At any other time, she would have patiently waited for him to finish, but she was already running behind. "Excuse me."
The man didn't seem to hear her.
"Sir? If you don't mind, I need to get into my car."
He looked over his shoulder and then at her car, as if only now realizing he was in her way. "Oh. I am so sorry."
He closed his door and stepped to the side to clear the path.
Once he was out of the way, she flashed him a smile and moved past him. "Thank you."
As she reached for the handle of her door, she sensed a sudden presence behind her, then felt something hard jab into her ribs. Startled, she looked down and saw the muzzle of a gun pressing against her.
"If you do anything to call attention to us, I will kill you."
She stared at him, wide-eyed, then started to pull her purse from her shoulder. "Whatever cash I have, it's yours."
He shoved the gun harder against her side. "You only speak when I ask a question. Otherwise, you remain silent. Nod if you understand."
He ground his gun into her again. "Understand?"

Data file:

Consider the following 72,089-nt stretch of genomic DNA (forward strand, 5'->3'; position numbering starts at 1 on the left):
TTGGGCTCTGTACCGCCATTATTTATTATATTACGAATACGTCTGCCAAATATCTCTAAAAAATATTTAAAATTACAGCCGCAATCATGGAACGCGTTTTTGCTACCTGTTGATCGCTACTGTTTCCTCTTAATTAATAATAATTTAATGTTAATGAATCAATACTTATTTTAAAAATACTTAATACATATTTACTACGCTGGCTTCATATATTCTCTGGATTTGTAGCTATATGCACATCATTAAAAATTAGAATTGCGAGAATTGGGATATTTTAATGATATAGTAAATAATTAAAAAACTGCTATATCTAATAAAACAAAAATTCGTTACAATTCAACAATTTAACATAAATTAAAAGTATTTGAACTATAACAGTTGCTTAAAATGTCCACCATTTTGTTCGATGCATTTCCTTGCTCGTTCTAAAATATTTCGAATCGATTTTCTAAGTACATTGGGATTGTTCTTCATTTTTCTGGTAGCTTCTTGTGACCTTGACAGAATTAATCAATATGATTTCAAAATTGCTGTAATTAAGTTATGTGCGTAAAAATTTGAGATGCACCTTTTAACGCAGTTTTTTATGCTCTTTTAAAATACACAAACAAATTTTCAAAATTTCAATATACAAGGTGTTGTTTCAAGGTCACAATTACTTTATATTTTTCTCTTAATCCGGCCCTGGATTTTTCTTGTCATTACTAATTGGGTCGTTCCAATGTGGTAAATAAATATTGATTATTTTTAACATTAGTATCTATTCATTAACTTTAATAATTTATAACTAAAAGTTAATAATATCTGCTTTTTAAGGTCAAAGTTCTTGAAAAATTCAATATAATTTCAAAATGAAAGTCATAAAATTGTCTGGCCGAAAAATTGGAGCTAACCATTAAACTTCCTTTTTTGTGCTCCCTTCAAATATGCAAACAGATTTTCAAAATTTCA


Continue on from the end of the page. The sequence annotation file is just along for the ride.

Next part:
She squeezed her lips together and nodded.
"Good. Take a step back and open the door to my car."
Her eyes widened. But before he could twist the gun into her again, she did as he'd asked.
"Now, get in."
When she didn't move right away, he said, "I can either kill you here or take you with me. Either way the message will be sent. The choice is yours."
She hesitated another second before ducking down and climbing into the seat. The instant she was inside, someone who'd been hiding in the back grabbed her arms. She tried to struggle free, but a wet cloth flopped over her mouth and nose. Rebecca twisted her head back and forth to get out from under it, but a hand held it in place.
Her head began spinning as a wave of vertigo washed over her. She tried to fight it, but with every breath she took she felt her consciousness slipping further away.